Pet Adoption Weekend asks folks to put Paws Over Politics

​Charlie is a dog available for adoption this weekend at Paws over Politics. (Photo by Whitney Boylston).

LEESBURG — With President’s Day approaching on Monday, a nonfit group committed to finding homes for abandoned, abused and stray pets is asking area residents to put “Paws Over Politics.”
In an effort to boost the adoption rate in Lake County, the organization L.E.A.S.H. Inc. is inviting people to come out to the Via Port Florida Mall in Leesburg this weekend to hopefully fall in love with a pet in need of a home.
And as President’s Day gets closer, they are encouraging people to spend the weekend thinking less about today’s political climate, and more about … well, just how cute those cats and dogs can be.
“With today’s contentious political climate, residents can celebrate Presidents Day, whether a Re’pup‘lican, Demo’cat,’ or somewhere in between, by opening their home to a new friend,” the organization based in Leesburg noted in a news release. Continue reading

Kristallnacht remembrance becomes a Readers Theater

"Lonely Woman" is a painting by Nadia Werbitzky, part of an exhibition of her work on display at the Holocaust Memorial Resource & Education Center in Maitland.

“Lonely Woman” is a painting by Nadia Werbitzky, part of an exhibition of her work on display at the Holocaust Memorial Resource & Education Center in Maitland.

MAITLAND — History can be vividly recreated for younger generations, through literature, live theater, and paintings that capture everything from the joys and triumphs to the horrific traumas of the past.
Literature, theater and art all came together on Sunday at the Holocaust Memorial Resource and Education Center in Maitland, principally through the artwork of Nadia Werbitzky and the writings of her mother, Teodora Verbitskya.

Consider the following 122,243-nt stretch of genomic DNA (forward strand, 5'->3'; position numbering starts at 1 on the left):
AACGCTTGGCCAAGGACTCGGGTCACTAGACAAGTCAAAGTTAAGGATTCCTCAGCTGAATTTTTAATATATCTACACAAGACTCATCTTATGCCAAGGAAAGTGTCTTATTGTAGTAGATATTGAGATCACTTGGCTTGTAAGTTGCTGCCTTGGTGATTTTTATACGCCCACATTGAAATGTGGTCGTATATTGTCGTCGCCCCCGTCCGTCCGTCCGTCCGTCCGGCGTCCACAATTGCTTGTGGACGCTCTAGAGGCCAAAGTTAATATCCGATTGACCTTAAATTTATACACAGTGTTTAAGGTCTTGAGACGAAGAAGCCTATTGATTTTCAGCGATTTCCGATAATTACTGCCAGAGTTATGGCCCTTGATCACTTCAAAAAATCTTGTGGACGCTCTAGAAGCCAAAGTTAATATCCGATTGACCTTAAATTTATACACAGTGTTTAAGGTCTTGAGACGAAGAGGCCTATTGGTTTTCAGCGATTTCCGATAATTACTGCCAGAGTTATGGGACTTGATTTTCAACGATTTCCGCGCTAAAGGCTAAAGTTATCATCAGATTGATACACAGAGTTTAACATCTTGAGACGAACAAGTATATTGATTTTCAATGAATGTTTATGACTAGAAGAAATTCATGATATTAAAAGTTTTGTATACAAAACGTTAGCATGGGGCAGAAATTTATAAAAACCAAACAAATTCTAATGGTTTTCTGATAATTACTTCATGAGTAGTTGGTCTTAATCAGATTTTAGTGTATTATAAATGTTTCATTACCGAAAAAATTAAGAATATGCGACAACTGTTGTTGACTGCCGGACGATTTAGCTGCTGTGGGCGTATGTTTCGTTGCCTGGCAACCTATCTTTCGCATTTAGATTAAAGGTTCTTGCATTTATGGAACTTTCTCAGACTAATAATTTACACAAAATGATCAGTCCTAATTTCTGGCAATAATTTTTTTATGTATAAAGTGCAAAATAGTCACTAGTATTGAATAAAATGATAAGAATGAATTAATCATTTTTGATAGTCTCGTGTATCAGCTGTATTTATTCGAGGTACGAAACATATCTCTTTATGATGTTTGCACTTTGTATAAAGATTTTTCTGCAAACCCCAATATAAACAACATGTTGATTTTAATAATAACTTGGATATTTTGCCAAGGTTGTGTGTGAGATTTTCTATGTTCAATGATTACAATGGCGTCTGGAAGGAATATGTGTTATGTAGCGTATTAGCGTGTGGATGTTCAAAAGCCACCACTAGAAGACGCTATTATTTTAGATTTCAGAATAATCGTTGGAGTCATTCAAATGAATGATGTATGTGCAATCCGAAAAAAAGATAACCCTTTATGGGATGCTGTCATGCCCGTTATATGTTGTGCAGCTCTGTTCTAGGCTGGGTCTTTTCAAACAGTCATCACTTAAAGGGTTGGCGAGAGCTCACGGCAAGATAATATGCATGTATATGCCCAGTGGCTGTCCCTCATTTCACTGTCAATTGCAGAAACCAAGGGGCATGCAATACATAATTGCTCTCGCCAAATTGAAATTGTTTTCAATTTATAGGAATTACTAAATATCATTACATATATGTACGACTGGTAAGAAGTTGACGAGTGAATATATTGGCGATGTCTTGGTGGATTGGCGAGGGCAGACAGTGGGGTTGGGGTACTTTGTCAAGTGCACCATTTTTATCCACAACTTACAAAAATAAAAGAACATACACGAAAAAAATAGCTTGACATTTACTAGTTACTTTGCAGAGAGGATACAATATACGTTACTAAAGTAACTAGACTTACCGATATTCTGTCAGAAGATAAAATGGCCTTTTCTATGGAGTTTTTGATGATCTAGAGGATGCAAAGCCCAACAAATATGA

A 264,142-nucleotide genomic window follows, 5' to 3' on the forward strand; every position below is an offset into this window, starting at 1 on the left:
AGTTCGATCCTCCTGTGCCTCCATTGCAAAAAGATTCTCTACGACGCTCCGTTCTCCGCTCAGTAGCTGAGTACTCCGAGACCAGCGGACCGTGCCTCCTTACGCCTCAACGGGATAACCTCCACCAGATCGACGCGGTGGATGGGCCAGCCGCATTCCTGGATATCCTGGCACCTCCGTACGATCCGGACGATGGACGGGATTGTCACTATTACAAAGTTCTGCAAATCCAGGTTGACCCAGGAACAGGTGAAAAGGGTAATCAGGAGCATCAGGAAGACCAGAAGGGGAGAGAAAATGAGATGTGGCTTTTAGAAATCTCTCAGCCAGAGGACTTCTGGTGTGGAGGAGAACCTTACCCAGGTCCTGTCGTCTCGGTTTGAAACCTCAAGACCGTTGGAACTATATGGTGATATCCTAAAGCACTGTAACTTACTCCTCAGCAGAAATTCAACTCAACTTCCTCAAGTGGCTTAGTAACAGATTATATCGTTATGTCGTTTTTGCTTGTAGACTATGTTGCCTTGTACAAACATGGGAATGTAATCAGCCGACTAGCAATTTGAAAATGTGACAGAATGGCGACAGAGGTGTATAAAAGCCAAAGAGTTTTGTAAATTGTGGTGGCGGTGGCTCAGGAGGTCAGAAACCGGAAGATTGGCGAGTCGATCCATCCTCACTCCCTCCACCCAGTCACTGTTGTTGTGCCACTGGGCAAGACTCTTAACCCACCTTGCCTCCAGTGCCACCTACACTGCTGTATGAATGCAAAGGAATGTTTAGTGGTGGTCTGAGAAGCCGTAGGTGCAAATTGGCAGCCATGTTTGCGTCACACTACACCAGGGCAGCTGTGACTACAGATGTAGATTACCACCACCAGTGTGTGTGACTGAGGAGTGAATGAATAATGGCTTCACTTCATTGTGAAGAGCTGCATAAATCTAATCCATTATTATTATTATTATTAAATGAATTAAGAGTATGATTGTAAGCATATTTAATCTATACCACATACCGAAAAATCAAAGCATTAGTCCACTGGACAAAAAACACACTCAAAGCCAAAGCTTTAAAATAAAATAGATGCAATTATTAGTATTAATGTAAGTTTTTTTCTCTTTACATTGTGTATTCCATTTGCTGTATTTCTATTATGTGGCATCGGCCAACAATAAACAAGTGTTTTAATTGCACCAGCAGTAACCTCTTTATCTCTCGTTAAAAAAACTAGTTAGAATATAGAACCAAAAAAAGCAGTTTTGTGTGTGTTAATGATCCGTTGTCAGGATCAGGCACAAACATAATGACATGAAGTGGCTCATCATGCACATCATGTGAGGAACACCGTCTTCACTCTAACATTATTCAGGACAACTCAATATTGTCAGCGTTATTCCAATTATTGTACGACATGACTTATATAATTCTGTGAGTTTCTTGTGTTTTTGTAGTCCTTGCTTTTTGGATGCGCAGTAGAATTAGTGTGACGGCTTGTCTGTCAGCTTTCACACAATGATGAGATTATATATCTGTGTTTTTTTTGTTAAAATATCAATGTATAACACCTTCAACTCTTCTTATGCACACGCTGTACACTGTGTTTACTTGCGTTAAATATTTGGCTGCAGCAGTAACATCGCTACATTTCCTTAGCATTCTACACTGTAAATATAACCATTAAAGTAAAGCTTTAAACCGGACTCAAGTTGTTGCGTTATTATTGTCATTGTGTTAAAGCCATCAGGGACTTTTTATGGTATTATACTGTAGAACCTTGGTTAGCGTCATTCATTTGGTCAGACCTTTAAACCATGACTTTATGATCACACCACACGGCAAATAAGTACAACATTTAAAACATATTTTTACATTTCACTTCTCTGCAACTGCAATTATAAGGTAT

Just as remarkable as the history that Nadia and her mother endured, though, was the story behind the exhibition at the Holocaust Center, and how the center was able to find, and restore, some of Nadia’s key paintings that were close to being lost forever.
On Sunday, the Holocaust Center presented a special Readers Theater called “Two Regimes,” as four actors read from the manuscript that became the book “Two Regimes -A Mother’s Memoir of Wartime Survival”. The book is the memoirs of Teodora Verbitskya and her young daughters, Nadia and Lucy, and their lives in Russia from the 1920s, as the Bolshevik Revolution was becoming an iron-grip dictatorship under Joseph Stalin, through the 1940s, when Germany invaded the Soviet Union in an attempt to make it part of Hitler’s Nazi regime.
The occasion was the Holocaust Center’s annual commemoration of Kristallnacht, the Nazi pogrom in Germany on Nov. 9-10, 1938. Continue reading

Assistance center set up for victims of Pulse attack

This memorial to the victims of the Pulse nightclub massacre was set up at Orlando's Lake Eola Park. (Photo by Michael Freeman).

This memorial to the victims of the Pulse nightclub massacre was set up at Orlando’s Lake Eola Park. (Photo by Michael Freeman).

ORLANDO – The Orlando United Assistance Center, designed to provide long-term assistance to people impacted by the Pulse shootings, opens today.
The center located at 507 E. Michigan St. will be open Monday through Friday from 8 a.m. to 5 p.m. It’s located at the corner of Osceola Avenue and East Michigan Street.
Created by the City of Orlando and the Orange County Government, the center is expected to hire numerous representatives from the Hispanic and LGBT communities to be on staff to help the survivors of the attack. To learn more, call 407-500-HOPE.
On Monday, the city of Orlando also announced that it had established a partnership with Heart of Florida United Way to manage the center. That will include managing all daily functions such as the oversight of the building and its staff.
Heart of Florida United Way will also be responsible for arranging a series of partnerships with various service providers who can help meet the needs of the people visiting the center. Those partnerships will include arrangements with the Victim Service Center, the GLBT Community Center of Central Florida and Miracle of Love, Inc.
Orlando Mayor Buddy Dyer said Heart of Florida was chosen because it has a vast network of partners in the nonprofit sector whose services could prove to be vital to individuals and families impacted by the shooting massacre on June 12 that claimed the lives of 49 people and injured 53 others. Continue reading

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